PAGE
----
Betting the Super Bowl
From Super Bowls to the World Cup, Michael "Roxy" Roxborough Makes the Odds for Las Vegas--and the World
From the Print Edition:
Jack Nicholson, Summer 95
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"I'd be happy if he retired," says Lem Banker, a well-known Vegas sports bettor with a 36-year reputation. "He's a very smart fellow, a very astute handicapper, and he makes a tough line."
According to Gary Olshan, chief analyst at "The Gold Sheet," a handicapping newsletter aimed at sophisticated gamblers, "Everyone who bets sports has great respect for Roxy. He's got a difficult job and he does it superbly. The lines have gotten a lot tougher since he took over."
Although Roxy no longer bets on the games--indeed, he owns a 10-percent stake in a Nevada bookmaking operation called Leroy's--he hasn't forsaken his "hobby" of betting on horseracing. Though he's characteristically modest about his equine accomplishments, Roxy is one of only three voting members of the National Turf Writer's Association (a group of leading writers who cover horse racing) in Nevada, contributes odds on the Triple Crown and Breeders' Cup races to the Daily Racing Form and has owned several thoroughbreds. He's visited 65 tracks in seven countries, making a few wagers here and there. In 1992, for example, he hit the pick 9 at Santa Anita, winning $108,000. Naturally, his office is decorated with signed racing programs and horse memorabilia.
Also hanging on the wall is a plastic bag containing a nylon rope. The sign on it says: For: a middle on Super Bowl.
If, indeed, the sports books were to get "middled" on the Super Bowl (beaten by bettors on both sides of the action because of an inaccurate line that had to be moved several points), more than a few people in Roxy's business might be mildly suicidal. But the fact is, in the past 15 Super Bowls, the line has been involved only twice in the wagering decision. In 1989, the 49ers won but failed to cover. And in 1979, the Steelers beat the Cowboys 35-31. Because of a line that moved from -2 1/2 to -4 1/2, many books suffered the dreaded middle. But most of the time, to cash a winning ticket on the Super Bowl, bettors only have to pick the game's victor, independent of the point spread.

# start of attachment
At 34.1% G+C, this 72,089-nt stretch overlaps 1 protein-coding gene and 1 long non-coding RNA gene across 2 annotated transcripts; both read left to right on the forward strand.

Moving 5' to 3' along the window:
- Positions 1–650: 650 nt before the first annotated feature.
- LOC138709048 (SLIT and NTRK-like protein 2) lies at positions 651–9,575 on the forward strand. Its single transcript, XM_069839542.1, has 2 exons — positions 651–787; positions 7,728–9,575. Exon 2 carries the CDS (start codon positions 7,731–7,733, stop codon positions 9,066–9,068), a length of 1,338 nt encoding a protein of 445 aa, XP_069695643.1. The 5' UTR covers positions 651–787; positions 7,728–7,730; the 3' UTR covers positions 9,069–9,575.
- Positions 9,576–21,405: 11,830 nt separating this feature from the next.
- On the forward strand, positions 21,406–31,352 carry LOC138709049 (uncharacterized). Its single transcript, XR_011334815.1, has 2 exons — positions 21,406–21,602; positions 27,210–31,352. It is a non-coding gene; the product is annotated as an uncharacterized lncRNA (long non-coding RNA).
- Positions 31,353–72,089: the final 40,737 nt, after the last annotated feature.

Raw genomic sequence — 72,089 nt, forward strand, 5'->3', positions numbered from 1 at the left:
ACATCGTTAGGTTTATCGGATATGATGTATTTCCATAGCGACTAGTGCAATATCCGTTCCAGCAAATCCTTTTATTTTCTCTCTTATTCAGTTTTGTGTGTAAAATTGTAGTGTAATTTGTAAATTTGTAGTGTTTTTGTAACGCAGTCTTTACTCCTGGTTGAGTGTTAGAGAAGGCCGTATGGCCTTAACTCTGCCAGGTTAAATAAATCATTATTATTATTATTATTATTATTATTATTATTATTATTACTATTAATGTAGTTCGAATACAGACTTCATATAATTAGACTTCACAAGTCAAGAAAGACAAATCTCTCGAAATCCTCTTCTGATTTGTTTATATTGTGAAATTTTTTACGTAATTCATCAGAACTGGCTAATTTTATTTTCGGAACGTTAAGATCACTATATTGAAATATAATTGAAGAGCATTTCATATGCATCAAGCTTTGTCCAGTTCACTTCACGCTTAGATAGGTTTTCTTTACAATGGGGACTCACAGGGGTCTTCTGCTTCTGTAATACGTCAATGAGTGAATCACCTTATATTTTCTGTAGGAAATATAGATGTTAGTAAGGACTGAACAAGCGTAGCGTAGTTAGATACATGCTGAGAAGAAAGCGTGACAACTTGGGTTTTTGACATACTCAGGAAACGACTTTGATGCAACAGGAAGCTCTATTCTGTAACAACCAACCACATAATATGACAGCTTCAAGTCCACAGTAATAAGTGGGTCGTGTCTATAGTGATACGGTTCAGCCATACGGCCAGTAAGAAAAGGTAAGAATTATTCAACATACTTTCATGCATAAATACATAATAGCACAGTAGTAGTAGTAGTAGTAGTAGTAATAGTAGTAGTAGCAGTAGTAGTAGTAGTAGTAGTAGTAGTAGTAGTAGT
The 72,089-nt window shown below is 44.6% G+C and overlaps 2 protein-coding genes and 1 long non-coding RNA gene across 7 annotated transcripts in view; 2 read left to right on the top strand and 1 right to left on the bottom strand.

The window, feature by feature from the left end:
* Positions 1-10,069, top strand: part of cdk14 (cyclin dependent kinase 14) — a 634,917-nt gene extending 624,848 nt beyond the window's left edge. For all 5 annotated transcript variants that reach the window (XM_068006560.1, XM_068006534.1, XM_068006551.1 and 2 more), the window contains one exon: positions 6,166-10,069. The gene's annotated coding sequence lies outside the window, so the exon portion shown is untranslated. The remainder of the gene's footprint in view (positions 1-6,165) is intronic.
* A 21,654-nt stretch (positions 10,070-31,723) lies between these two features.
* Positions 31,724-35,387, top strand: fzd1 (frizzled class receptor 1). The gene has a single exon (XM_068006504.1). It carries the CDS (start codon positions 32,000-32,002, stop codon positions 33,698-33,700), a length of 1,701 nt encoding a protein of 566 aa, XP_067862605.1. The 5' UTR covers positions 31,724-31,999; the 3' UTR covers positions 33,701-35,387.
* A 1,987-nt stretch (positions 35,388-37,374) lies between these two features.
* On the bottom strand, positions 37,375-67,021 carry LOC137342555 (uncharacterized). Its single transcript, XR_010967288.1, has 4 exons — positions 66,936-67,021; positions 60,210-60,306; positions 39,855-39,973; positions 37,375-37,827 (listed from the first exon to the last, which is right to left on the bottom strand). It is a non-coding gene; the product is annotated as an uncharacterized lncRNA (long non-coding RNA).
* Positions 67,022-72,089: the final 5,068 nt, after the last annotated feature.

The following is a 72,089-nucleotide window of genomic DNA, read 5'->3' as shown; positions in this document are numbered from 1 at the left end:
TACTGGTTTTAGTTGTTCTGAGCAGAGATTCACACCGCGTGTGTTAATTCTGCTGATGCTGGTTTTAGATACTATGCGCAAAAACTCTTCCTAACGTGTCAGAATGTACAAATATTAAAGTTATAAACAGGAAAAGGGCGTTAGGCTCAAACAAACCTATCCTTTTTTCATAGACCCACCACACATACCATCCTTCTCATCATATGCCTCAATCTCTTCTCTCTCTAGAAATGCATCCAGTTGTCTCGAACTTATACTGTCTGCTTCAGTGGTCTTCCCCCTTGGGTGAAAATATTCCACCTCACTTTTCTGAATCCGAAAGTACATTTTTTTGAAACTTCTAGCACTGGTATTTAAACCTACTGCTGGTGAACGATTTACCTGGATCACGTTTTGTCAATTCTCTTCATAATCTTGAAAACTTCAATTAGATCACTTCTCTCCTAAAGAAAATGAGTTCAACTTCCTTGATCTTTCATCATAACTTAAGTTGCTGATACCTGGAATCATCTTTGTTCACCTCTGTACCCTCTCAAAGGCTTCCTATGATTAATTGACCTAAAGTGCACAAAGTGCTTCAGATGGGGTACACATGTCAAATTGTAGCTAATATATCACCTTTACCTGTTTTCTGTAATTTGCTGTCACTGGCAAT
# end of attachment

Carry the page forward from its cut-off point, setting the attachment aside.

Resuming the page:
Roxy, of course, is aware of such trends. Though most of the odds he posts are aimed at the so-called "smart money"--the sophisticates who bet sports for a living--the Super Bowl line is aimed at the masses, the casual gamblers. Before the NFC Championship game begins, Roxy posts two numbers on a large bulletin board: SF 16 and D 13 1/2. "These are my tentative numbers against San Diego," he announces. "Let's see how the game goes." After San Francisco takes a commanding first-quarter lead, Roxy changes the "SF" number to 16 1/2. "I don't know," he says, thinking out loud, "it just doesn't look right." But before he and his associates can refine the Super Bowl odds, Roxy must issue the line for half-time betting on the NFC Championship. Based on the Niners' first-half domination, Cowboy Emmitt Smith's hamstring troubles and Niner Jerry Rice's improbable last-second score, Roxy makes San Francisco a -140 favorite (bet $140 to win $100) to "win" the second half. As the clock expires, an employee enters Roxy's odds on a computer; instantly, his line is posted all over Nevada, Mexico, England and everywhere else Las Vegas Sports Consultants has clients.
Within seconds, thanks to LVSC's on-line update system, Roxy learns the betting public's response to his line: big money is pouring in--all on the Cowboys. Like a currency trader unloading millions of pesos, Roxy quickly "trades" the number downward. "Minus 130," he says, staring at a computer screen, trying to discern if the move has attracted any money on the San Francisco side. "Go to 120," he orders. Seconds later he shakes his head incredulously and says, "Okay, make it even." Remarkably, the money is still pouring in on the 'Boys. Apparently the bettors think the Cowboys will rally in the second half and make the game close. "Cowboys minus 130," Roxy says, smiling sheepishly.
Finally, the action stabilizes. "I guess we were on the wrong side of that one," Roxy says. "It happens." The phone rings. The sports-book manager of a major Strip property wants to know, "Who made that line? Your girlfriend?"
"We botched that one," Roxy says, matter-of-factly. "Hey, get yourself another Ouija board."
When the second half starts, Roxy retreats to his office to begin formulating proposition bets for the Super Bowl. "The closer the game is to a pick 'em, the more betting you'll see," he says. "With a point spread as big as we'll be forced to make for San Diego-San Francisco, or even San Diego-Dallas, we'll need a lot more props to generate action." Pouring over statistics and computer analyses, Roxy issues odds on dozens of exotic wagers: "most sacks," "total yards," "first scorer," etc. (According to one professional bettor, the price for a safety occurring--12-to-1--was a decent value. It didn't happen. Jerry Rice being the first to score a touchdown--3-to-1--did.)
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